Jan 16, 2012Science and Technology
New drug patented for preventing brain damage after a stroke

The American Stroke Association has been running an advertisement lately in my neighborhood that reads, “Learn to recognize a stroke, because time lost is brain lost.” The campaign is part of an effort to educate people about the warning signs and dangers of strokes. Strokes are a type of ischemia, or restriction in blood supply, that may be caused by a disruption in blood flow to the brain due to a clot or a leak in a blood vessel. The disruption deprives the brain of oxygen, often resulting in localized death of brain tissue. Thus, with each moment that the brain is deprived of oxygen, more brain cells are permanently damaged. This damage may result in partial facial or body paralysis, loss of speech, blindness or death.

The more rapidly the blood clot causing the stroke is cleared and blood flow is returned to the brain, the less brain cells will die. Currently offered medications, such as the drug tPA (tissue plasminogen activator), may help to clear these blockages, but are only recommended for treatment within three hours of the onset of symptoms. This narrow window is clearly problematic for those living in more remote areas, or for those stroke victims who aren’t aware that they’ve suffered a stroke or who have lost consciousness.

A new patent, assigned to the Morehouse School of Medicine and partially sponsored by the National Institutes of Health, seeks to deal with this temporal issue with a new pharmaceutical for treating ischemia. The patent claims a method comprising administering a therapeutically effective amount of an acid sensing ion channel 1a (ASIC1a) inhibitor to an ischemic subject to reduce injury resulting from the stroke. This inhibitor may be administered nasally, epidurally or intrathecally, meaning in the space under the erachnoid membrane of the brain or spinal cord. This administration may occur at least two hours and up to twenty-four hours after the stroke, thereby giving patients a broader window of time for treatment.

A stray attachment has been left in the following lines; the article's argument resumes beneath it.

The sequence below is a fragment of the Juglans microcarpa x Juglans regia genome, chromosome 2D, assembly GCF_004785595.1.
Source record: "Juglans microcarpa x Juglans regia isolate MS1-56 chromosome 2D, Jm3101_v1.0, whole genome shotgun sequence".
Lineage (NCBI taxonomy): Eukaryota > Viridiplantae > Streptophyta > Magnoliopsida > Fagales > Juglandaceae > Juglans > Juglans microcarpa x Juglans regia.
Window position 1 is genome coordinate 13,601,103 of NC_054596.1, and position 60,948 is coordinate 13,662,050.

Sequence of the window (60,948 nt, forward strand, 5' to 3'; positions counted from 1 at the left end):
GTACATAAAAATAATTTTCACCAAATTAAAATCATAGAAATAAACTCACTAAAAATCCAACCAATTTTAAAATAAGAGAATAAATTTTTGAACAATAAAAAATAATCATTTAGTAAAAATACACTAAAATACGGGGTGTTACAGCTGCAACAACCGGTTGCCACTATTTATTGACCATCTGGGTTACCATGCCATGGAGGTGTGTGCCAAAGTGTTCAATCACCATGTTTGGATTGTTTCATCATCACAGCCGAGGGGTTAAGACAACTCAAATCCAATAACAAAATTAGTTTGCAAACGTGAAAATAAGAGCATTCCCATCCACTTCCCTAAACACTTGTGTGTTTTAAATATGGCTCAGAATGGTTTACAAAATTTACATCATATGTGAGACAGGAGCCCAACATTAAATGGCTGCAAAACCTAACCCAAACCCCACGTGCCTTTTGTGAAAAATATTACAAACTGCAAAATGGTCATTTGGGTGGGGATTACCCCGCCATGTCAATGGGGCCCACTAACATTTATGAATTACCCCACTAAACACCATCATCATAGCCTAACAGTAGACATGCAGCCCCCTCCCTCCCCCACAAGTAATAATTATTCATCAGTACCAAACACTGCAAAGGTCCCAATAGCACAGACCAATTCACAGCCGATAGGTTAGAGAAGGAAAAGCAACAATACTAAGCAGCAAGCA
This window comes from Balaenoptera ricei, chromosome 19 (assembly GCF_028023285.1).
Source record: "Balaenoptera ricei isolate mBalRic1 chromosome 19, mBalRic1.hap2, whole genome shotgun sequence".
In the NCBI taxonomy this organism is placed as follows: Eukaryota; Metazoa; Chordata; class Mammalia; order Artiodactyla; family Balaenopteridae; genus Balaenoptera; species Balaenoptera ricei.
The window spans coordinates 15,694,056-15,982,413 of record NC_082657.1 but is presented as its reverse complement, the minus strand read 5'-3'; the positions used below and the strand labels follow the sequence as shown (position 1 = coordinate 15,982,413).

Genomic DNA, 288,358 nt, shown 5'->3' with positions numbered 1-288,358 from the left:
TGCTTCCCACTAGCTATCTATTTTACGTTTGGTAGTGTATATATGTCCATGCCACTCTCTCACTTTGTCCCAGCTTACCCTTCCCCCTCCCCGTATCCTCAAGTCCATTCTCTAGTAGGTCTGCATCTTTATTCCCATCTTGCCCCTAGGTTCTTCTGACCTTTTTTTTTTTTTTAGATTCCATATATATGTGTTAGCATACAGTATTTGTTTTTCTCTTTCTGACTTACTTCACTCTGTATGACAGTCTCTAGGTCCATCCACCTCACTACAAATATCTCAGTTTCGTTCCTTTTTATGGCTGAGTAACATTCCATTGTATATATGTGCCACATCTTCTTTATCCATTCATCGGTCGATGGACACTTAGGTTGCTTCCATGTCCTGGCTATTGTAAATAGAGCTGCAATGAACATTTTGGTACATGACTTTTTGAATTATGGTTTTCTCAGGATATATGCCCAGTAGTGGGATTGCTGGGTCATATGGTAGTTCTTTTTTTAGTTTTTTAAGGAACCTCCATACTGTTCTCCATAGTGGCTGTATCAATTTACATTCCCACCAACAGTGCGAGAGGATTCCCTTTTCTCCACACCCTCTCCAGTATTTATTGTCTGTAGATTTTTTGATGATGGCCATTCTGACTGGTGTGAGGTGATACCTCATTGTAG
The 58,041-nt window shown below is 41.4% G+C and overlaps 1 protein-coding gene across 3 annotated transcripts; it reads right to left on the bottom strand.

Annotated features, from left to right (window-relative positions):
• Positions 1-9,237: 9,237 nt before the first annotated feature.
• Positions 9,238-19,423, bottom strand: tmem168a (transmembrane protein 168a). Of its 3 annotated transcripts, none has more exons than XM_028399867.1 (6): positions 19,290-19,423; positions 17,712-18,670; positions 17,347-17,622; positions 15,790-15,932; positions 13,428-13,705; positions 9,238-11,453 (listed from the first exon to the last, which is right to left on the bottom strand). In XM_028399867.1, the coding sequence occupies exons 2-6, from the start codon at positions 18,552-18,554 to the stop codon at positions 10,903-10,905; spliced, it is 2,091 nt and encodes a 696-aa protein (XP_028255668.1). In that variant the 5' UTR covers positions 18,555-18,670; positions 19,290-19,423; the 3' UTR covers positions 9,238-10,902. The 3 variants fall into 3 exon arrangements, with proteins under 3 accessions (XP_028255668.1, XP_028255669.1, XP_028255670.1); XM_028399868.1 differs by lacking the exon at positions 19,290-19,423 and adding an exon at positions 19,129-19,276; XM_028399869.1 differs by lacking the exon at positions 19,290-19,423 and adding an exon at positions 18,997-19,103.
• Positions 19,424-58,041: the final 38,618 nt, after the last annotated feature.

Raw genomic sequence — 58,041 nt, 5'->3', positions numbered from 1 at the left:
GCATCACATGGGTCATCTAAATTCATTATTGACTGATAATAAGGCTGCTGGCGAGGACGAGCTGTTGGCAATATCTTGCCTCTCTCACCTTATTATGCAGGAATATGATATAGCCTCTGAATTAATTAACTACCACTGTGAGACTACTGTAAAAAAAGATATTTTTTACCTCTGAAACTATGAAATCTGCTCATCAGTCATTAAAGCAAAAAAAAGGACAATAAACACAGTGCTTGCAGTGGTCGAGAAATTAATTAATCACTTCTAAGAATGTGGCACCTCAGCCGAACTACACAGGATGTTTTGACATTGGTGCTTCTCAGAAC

The invention is founded on the contention that changes in the ion flux into neurons may lead to the cell death produced by the stroke. Excessive calcium ions in the cell may activate a cascade of cytotoxic events leading to activation of enzymes that break down proteins, lipids and nucleic acids. Furthermore, oxygen depletion during ischemia may force the brain to switch to anaerobic glycolysis, thereby causing a buildup of lactic acid as a byproduct of glycolysis. The protons produced by ATP hydrolysis, a part of the glycolysis, may cause the pH to fall in the ischemic brain. The inventors observed that ischemia-related injury is probably not caused by acidification of the tissues or cells, but rather may be caused by the calcium flux into cells mediated by a member of the ASIC family, particularly ASICa. Selective inhibition of ASICa channel activity may thus reduce this harmful calcium flux, thereby reducing injury and brain cell loss. The overall mechanism of the ischemic process remains unclear, but the clinical studies performed in developing this treatment show promising results for mitigating brain damage.

This exciting innovation improves upon existing stroke therapies both by broadening the treatment window, and by incurring fewer side effects, a prospect which will appeal to all patients. When it comes to strokes, it is imperative that victims obtain treatment as quickly as possible, before they have suffered irreparable damage. This patent presents an intriguing solution to negating brain cell loss.  
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